Ontario, Canada Court Applies the Rule in Waksdale and Provides Insight on Calculating Reasonable Notice Damages

A recent wrongful dismissal opinion from the Ontario Superior Court of Justice weighed the impact of the pandemic and alleged failure to mitigate when deciding how much reasonable notice damages were owed the plaintiff. In Gracias v. Dr. David Walt Dentistry, 2022 ONSC 2967, the court did not accept the employer’s claim that the employee failed to mitigate damages by falsifying job applications after her employment termination.  The court awarded a three-month notice period less the Employment Standards Act, 2000 (ESA) entitlements already paid, and concluded that her Canada Emergency Response Benefit (CERB) should not be deducted from the damages. This decision is useful to employers because, among other things, it demonstrates a court’s response to allegations that an employee falsified mitigation documents, applies the rule in Waksdale, and takes a market-specific approach to evaluating the impact of the COVID-19 pandemic on the reasonable notice period.  The decision is also useful to employers because it demonstrates that Canadian courts continue to take an inconsistent approach to whether CERB payments should be deducted from reasonable notice damages.   


On March 15, 2020, at the outset of the COVID-19 pandemic, the employee was dismissed without cause from full-time employment as a dental hygienist and paid her ESA entitlement of one-week’s pay in lieu of notice.  The employment contract (Contract) provided:

Your employment may be terminated without cause for any reason upon the provision of notice equal to the minimum notice (or pay in lieu of notice) and severance (if applicable), as required to be provided under the terms of the Employment Standards Act. If your employment is terminated without cause, the Employer will continue your benefit coverage (if any) for such period as the Employment Standards Act shall require. By signing below, you agree that upon receipt of your entitlements under the Employment Standards Act, no further amounts shall be due and payable to you, whether under the Employment Standards Act, any other statute, or at common law. In no circumstances will you receive less than your entitlements to notice, severance (if applicable), and benefits continuation (if any), pursuant to the Employment Standards Act.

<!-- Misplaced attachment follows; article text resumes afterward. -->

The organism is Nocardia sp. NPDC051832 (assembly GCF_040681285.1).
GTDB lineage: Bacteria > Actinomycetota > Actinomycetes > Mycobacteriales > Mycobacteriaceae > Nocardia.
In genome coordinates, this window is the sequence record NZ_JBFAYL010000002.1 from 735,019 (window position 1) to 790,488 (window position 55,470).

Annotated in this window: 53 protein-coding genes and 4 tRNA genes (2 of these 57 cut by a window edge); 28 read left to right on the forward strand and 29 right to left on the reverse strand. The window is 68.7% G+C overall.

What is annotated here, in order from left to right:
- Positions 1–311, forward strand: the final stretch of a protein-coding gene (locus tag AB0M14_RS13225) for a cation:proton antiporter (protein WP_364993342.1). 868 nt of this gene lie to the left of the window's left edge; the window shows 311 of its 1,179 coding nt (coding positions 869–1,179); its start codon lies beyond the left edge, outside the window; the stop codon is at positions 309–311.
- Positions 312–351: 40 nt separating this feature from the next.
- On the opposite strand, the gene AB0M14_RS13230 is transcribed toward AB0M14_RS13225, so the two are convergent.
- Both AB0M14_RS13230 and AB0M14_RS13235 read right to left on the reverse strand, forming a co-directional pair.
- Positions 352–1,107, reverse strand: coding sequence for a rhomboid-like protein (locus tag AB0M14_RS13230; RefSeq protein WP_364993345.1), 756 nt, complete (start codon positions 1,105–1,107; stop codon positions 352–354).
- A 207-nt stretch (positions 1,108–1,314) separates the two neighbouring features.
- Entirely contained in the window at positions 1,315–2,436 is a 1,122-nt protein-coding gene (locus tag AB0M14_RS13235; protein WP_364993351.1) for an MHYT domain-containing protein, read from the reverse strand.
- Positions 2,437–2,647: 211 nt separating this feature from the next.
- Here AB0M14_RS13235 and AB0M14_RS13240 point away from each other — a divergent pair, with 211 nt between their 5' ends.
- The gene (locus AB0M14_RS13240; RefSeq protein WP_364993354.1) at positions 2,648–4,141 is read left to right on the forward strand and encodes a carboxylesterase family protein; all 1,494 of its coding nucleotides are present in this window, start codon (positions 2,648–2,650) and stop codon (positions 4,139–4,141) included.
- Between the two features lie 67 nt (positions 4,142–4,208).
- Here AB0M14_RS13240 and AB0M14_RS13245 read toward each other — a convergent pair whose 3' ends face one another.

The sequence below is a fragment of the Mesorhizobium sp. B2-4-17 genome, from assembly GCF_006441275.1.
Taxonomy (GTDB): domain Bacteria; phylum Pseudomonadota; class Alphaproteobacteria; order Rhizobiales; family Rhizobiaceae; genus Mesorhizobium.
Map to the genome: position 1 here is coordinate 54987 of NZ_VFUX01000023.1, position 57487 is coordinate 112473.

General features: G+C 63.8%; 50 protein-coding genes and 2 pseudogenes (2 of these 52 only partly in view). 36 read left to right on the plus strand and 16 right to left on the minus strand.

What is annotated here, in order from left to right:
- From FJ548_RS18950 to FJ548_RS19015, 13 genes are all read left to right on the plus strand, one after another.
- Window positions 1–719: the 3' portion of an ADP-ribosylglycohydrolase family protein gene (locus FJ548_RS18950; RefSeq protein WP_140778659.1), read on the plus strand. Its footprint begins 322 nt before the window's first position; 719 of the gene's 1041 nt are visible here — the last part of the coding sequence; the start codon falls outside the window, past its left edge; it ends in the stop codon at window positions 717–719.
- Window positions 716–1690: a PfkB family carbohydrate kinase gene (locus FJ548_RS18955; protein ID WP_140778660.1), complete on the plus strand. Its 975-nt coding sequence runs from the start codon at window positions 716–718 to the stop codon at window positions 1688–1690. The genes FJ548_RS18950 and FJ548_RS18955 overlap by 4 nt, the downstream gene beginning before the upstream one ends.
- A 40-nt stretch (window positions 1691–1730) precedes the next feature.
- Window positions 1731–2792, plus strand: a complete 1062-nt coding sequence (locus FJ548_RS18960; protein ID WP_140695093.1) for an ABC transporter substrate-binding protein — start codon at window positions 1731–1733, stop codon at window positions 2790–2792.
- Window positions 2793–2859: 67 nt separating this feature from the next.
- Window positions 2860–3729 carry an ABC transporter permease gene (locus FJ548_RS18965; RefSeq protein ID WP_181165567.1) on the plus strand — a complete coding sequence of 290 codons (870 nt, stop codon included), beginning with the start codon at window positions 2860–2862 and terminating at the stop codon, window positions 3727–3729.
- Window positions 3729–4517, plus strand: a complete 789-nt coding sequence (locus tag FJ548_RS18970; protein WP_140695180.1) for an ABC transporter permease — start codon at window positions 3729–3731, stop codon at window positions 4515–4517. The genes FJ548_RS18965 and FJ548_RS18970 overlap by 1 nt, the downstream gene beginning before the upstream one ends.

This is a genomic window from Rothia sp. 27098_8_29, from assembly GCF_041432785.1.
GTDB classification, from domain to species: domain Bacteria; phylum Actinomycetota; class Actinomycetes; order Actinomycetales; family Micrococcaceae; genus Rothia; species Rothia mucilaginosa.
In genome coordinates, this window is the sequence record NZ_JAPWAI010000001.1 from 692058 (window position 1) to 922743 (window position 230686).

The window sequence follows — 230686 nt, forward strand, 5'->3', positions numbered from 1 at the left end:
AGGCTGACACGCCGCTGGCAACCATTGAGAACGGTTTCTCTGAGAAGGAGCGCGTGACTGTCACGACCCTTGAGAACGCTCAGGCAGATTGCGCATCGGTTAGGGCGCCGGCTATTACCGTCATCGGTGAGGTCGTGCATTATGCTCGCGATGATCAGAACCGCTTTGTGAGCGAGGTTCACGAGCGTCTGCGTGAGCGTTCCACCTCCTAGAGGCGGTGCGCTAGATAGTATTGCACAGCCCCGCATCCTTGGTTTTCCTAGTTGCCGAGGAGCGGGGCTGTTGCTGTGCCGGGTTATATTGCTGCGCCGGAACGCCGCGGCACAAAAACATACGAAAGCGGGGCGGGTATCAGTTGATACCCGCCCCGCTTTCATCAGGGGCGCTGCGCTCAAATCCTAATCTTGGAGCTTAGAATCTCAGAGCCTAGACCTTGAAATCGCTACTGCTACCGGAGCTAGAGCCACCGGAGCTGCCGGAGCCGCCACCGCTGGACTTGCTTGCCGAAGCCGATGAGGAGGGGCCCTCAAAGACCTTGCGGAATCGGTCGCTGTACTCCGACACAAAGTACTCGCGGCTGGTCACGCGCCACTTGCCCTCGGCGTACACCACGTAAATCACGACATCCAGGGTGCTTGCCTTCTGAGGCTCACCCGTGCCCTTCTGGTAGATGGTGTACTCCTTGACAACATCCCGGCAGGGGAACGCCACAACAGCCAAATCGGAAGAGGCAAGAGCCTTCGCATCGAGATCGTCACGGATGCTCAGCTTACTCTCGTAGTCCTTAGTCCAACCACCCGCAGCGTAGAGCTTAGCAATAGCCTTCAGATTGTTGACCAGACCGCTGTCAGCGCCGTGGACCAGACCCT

The employee’s annual salary was $75,000 and she received $16,000 in CERB payments.  On September 16, 2020, the employee was hired by another employer.

The employee had initially instituted claims for $50,000 in damages for discrimination for contraventions of the Ontario Human Rights Code, and $50,000 in punitive damages, but later abandoned both claims.  The employee  sued for $43,750 ($6,250/month) in common law damages as compensation for wrongful dismissal based on a seven-month notice period, claiming the termination provisions in her Contract were unenforceable because her Contract unlawfully contracted out of the ESA.  

She requested a reference from the employer but it was not provided.

The parties disagreed on whether and to what extent the pandemic impacted the employee’s efforts to find a new job. The employee stated it diminished her prospects of a replacement job because dentists were laying off staff rather than hiring. The employer stated the pandemic should have made it easy for a person with the employee’s qualifications and experience to find a new job.